Socioeconomic inequality and other adverse social determinants of health have long contributed to poor health outcomes particularly in Non-Hispanic Black (NHB) populations in low-income areas of the South. Tennessee (TN) ranks 3rd in the nation in cardiovascular disease (CVD) event rates, 7th in prevalence of hypertension (HTN), 6th in heart disease mortality, and 5th in stroke mortality and the burden of CVD health inequities is greatest in the TN census tracts targeted by this Program. High rates of premature death and disability in these vulnerable communities are particularly driven by cardiovascular deaths from stroke and heart attack largely caused by high rates of HTN in these communities, which are in turn caused by high rates of obesity and poor access to primary care. For TN to effectively reduce its high rates of CVD and CVD disparities it must focus intensively on the essential social service and primary health care needs of the predominantly NHB populations living in its highest need neighborhoods. Thus, the Tennessee Heart Health Network (TN-HHN) Innovative Cardiovascular Disease Program will work to improve heart health in TN with an intensive focus on adults aged 18 and older with a HTN crude prevalence of 53% or higher (population of focus), as shown by data specifically at the census tract level. Action focused on these highest need census tracts to improve heart health in TN is critical to national efforts to reduce or eliminate disparities in CVD health outcomes and meet Healthy People 2030 goals.
Through the Program, Learning Collaborative (LC) members will work together to understand, implement, and disseminate innovative, evidence-based, and patient-centered approaches to improve cardiovascular health and better support the population of focus. The Program will build on an existing statewide multi-stakeholder heart disease and stroke LC, the TN-HHN, by enhancing its membership to include social service and other community-based organizations, and patient representatives from the communities served. The TN-HHN LC will promote and disseminate evidence-based approaches to address social determinants underlying adverse cardiovascular outcomes and disparities. The Program will focus on collaborating with community health centers serving targeted census tracts with high prevalence of HTN to implement ABCS, with priority on controlling HTN.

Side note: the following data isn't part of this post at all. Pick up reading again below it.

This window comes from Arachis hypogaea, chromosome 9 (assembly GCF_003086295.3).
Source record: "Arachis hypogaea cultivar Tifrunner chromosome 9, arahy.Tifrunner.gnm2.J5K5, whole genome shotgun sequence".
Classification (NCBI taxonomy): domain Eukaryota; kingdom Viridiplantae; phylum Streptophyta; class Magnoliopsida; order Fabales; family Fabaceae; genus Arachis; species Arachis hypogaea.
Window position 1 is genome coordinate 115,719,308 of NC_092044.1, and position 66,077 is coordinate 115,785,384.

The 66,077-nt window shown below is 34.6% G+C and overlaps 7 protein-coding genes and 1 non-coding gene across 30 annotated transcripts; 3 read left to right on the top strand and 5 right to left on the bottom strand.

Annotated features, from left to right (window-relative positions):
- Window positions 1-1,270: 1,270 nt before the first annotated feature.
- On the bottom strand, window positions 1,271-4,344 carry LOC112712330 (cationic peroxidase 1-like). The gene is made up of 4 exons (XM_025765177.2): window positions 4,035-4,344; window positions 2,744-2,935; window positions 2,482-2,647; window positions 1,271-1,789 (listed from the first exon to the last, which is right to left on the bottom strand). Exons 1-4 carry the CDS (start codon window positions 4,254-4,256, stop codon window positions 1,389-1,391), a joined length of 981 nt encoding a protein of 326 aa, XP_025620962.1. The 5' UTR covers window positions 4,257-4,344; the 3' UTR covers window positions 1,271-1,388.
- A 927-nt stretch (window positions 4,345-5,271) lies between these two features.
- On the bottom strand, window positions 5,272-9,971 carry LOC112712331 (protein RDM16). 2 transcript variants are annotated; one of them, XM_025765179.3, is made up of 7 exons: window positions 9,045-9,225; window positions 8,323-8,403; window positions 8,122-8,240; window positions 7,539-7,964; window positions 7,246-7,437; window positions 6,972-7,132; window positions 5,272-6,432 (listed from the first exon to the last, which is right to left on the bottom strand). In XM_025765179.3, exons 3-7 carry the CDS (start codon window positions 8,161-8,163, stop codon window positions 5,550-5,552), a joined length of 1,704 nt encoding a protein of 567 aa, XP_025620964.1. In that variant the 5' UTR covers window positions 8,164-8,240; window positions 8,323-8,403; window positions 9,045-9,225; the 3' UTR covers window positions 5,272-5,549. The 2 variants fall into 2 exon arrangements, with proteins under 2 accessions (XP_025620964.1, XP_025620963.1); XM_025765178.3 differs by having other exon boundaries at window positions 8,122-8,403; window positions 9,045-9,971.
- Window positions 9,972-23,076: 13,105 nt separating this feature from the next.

Working intensively with the LC participants serving the targeted communities, the LC will focus on implementing on 3 major strategies: 1) Tracking and monitoring clinical measures shown to improve health and wellness and, health care quality within approved populations of focus, and identify patients with hypertension and high cholesterol, 2) Implementing team-based care to prevent detect, control, and manage hypertension and high cholesterol within approved populations of focus, and 3) Assembling or creating multidisciplinary teams to identify patients’ social services and support needs within approved populations of focus.
Through these targeted interventions, the Program will measurably improve short-term performance outcomes related to each strategy; within two to four years will improve intermediate clinical outcomes including blood pressure control, disparities in blood pressure control, and utilization of social support services; and within five years will measurably reduce strokes, heart attacks, and cardiovascular events and decrease disparities within approved populations of focus. Thus, the Program will positively impact racial disparities in stroke, heart attacks, and cardiovascular events related to uncontrolled HTN and high cholesterol through innovative patient-centered equity-focused health system interventions designed to prevent, detect, control, and manage HTN and high cholesterol, intensively targeting TN’s neighborhoods in greatest need.